This Friday, Nov. 30, the University of Dayton’s Javanese Gamelan and World Music Choir will perform together free of charge in KU Ballroom at 8 p.m.
As the second largest musical ensemble in the world, the Javanese Gamelan is made up of all percussion instruments created in Indonesia, said director and assistant music professor Heather MacLachlan.
“One way that we’re different from other ensembles on campus is that the music is learned through a technique known as rote, not paper,” she said. “The music is sang or demonstrated for the students, and they are to perform from memory. You could say the students learn by ear or by heart.”
“It takes longer to prepare, but we’re ready for the concert,” MacLachlan said.
The performance will feature traditional Javanese Gamelan songs, which MacLachlan describes as ringing resonant bell sounds that are typically played slowly and repetitively.
“It’s very dignified,” she said. “It was originally created as background music for royalty, nothing like the audience will regularly hear.”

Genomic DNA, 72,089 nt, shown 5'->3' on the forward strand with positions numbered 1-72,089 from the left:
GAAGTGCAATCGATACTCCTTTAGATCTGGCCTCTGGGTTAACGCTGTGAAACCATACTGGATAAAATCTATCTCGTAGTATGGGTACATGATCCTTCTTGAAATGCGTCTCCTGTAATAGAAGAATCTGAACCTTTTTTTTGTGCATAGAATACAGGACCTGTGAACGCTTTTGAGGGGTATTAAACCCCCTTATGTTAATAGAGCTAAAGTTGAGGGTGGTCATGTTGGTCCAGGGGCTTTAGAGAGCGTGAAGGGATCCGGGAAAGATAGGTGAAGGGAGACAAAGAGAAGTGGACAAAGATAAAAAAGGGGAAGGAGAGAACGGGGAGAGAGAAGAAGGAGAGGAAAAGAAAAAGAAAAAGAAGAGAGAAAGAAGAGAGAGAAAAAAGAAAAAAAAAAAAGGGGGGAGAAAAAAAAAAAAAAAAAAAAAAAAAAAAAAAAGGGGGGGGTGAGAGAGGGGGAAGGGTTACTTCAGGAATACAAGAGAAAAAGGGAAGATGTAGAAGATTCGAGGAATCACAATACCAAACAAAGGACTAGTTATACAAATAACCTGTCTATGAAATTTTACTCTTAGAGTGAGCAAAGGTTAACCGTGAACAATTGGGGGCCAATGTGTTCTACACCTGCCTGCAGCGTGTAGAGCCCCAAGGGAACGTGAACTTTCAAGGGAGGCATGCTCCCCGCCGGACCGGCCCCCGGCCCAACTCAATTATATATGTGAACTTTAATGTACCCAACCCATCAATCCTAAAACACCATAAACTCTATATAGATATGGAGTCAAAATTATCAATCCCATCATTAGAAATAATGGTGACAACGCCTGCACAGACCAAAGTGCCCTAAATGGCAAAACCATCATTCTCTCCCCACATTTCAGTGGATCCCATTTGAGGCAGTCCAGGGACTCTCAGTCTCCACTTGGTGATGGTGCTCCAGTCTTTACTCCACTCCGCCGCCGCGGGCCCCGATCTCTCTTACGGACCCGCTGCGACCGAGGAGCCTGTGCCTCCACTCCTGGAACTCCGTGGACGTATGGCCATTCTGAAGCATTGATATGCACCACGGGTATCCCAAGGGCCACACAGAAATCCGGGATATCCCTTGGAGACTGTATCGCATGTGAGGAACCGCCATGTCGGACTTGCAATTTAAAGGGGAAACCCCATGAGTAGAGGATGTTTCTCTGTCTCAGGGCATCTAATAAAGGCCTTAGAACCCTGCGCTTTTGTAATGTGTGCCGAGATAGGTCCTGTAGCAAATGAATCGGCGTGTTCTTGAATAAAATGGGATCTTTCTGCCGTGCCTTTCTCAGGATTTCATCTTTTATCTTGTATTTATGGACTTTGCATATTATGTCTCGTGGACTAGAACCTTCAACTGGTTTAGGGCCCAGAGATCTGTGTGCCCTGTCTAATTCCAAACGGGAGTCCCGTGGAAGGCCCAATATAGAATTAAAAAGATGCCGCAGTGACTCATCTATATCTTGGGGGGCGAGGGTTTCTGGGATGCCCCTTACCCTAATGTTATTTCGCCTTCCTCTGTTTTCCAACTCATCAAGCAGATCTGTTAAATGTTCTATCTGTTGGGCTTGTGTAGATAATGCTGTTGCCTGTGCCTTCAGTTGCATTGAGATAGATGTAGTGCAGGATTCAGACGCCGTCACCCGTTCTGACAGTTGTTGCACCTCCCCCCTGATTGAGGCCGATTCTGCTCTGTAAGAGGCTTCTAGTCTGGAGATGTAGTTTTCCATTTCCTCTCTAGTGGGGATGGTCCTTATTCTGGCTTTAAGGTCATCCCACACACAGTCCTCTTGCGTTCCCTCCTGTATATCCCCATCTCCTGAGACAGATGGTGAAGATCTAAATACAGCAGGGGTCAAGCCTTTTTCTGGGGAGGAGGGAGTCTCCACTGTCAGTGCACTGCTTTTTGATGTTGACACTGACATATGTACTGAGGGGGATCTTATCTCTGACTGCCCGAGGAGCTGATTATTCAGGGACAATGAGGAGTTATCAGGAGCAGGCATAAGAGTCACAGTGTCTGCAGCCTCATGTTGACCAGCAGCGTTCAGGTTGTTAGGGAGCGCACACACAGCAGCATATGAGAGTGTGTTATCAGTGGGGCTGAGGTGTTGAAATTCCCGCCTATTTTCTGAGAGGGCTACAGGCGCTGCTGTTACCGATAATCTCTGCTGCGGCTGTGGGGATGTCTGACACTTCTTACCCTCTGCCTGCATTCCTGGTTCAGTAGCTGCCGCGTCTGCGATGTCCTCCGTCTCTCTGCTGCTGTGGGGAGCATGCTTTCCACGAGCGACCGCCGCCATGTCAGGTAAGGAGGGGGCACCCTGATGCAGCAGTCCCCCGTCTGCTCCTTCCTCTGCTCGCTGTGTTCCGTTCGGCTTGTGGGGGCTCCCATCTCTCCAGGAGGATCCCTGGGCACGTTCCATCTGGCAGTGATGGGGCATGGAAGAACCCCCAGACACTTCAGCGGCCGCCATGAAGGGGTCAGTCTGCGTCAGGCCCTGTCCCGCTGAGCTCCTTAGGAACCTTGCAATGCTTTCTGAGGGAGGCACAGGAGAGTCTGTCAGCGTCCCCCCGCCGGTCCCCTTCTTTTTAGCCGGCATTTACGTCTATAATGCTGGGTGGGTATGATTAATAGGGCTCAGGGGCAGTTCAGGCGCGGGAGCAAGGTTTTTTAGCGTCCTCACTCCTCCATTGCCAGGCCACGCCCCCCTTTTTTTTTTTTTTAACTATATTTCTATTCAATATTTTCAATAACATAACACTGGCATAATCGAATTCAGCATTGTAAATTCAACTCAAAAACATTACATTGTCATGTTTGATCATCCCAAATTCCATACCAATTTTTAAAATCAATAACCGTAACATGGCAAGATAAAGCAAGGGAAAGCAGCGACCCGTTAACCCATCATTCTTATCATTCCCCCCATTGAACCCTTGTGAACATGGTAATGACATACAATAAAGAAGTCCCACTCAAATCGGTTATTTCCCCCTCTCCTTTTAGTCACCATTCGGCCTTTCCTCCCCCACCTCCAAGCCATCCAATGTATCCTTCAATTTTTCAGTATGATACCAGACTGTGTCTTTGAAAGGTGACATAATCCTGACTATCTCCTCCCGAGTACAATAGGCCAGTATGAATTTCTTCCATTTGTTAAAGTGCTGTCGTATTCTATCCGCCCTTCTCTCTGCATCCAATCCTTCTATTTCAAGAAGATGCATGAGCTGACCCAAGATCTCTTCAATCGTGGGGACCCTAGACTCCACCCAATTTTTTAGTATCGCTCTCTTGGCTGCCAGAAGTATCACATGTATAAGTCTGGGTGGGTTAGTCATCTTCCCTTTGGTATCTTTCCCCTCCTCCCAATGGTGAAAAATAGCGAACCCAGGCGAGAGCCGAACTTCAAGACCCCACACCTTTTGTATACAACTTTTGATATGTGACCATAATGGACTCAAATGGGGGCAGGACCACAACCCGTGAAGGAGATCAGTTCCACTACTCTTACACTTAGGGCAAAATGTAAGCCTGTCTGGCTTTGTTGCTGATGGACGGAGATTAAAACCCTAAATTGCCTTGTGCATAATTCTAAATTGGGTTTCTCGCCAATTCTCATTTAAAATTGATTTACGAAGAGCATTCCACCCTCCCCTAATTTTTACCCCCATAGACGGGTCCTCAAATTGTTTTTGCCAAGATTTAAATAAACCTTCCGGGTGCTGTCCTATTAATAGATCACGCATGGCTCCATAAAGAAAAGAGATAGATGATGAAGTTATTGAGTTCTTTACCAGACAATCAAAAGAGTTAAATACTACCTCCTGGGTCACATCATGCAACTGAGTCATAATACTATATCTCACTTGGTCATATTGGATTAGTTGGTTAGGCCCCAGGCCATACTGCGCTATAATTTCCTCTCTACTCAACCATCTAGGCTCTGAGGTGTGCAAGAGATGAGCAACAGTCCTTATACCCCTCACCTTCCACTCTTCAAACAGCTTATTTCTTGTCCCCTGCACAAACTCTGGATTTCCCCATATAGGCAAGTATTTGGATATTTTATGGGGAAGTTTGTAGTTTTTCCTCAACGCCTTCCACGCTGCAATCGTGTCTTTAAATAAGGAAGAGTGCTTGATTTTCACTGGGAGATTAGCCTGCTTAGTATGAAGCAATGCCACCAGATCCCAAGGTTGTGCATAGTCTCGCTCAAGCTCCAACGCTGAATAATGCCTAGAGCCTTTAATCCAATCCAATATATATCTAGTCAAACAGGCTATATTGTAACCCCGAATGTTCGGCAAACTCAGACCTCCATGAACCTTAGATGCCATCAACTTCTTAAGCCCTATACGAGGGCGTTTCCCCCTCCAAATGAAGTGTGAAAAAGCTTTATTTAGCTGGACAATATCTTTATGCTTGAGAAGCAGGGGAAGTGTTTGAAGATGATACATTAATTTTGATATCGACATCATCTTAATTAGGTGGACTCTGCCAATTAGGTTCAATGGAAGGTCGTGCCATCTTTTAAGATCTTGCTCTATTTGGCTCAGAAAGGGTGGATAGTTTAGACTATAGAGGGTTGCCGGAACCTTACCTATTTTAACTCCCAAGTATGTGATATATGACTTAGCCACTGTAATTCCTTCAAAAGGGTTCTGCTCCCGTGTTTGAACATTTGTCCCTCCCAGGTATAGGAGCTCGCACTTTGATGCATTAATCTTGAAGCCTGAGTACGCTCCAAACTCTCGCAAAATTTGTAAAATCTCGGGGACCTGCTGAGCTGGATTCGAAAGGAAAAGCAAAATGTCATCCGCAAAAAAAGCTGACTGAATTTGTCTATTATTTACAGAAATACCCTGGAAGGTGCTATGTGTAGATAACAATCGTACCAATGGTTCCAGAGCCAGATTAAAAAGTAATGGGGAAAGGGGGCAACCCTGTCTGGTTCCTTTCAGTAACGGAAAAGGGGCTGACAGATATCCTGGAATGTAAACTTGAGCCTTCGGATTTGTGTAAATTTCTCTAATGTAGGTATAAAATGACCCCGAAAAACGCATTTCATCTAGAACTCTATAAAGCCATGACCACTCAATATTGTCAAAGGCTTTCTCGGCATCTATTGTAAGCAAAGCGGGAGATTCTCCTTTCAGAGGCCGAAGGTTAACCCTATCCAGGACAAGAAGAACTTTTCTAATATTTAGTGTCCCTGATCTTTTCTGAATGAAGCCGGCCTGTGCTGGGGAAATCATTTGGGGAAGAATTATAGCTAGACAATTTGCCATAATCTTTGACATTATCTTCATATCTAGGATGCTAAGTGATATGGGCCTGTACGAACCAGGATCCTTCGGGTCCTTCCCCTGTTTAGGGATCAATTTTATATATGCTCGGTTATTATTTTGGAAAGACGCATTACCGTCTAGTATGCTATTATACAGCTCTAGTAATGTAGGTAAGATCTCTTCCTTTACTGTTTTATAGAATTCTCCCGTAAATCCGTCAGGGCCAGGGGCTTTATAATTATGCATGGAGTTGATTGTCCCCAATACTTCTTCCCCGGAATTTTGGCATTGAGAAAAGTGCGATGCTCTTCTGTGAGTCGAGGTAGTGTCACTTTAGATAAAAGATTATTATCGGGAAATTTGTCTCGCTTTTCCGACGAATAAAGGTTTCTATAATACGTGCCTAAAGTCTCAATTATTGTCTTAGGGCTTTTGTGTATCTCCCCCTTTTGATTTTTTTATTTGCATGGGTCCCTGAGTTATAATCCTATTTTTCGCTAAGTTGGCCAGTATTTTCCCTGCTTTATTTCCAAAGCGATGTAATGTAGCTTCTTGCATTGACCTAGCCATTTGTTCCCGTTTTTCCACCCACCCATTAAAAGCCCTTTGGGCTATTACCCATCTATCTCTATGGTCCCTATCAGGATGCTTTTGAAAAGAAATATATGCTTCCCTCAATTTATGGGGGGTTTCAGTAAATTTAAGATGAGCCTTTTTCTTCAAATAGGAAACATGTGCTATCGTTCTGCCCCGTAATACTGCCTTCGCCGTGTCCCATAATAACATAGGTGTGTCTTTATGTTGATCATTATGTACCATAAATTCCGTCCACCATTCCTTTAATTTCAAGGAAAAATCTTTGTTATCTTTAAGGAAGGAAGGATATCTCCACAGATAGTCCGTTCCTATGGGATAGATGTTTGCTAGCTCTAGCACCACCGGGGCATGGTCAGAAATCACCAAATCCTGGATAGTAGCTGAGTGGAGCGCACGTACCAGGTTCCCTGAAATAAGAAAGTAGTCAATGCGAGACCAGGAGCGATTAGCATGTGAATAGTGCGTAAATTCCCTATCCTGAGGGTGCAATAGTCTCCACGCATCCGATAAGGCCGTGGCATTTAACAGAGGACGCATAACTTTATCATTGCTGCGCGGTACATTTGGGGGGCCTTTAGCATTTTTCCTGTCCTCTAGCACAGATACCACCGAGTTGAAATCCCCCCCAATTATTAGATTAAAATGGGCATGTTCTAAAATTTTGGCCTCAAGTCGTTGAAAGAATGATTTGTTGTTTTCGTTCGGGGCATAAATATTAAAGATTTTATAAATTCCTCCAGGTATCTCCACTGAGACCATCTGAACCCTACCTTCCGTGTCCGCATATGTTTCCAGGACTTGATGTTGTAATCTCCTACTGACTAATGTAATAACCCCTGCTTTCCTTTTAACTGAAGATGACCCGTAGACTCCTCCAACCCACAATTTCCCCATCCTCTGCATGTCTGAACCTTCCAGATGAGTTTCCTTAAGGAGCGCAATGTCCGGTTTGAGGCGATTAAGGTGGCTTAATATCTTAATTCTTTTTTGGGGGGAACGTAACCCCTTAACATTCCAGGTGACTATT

According to UD’s ensemble and performances website, the World Music Choir explores, learns and performs “a diverse repertoire of world choral music in its cultural and historical context with the help of cultural ‘informants,’ either in person or through the use of audio and video technology.”
Performances often include percussion instruments and movement, the website said.
The director of the World Music Choir, Sharon Davis Gratto, came up with the idea to combine the two ensembles, and that they are excited to bring a whole new sound to campus, said MacLachlan.
Both directors have traveled and lived all over the world, and MacLachlan said that she and Gratto always like trying new things.
While the performance is not necessarily part of a series by the music department, both ensembles typically have a concert or recital around this time of year towards the end of the semester, but this is the premiere of the two appearing together, MacLachlan said.
“We are very grateful for our audience,” she said. “Students are going to hear music that they’ve never heard before and experience new beauty.”
To learn more about the Javaneve Gamelan ensemble or the World Music Choir, contact MacLachlan or Gratto through the music department at 937-229-3936.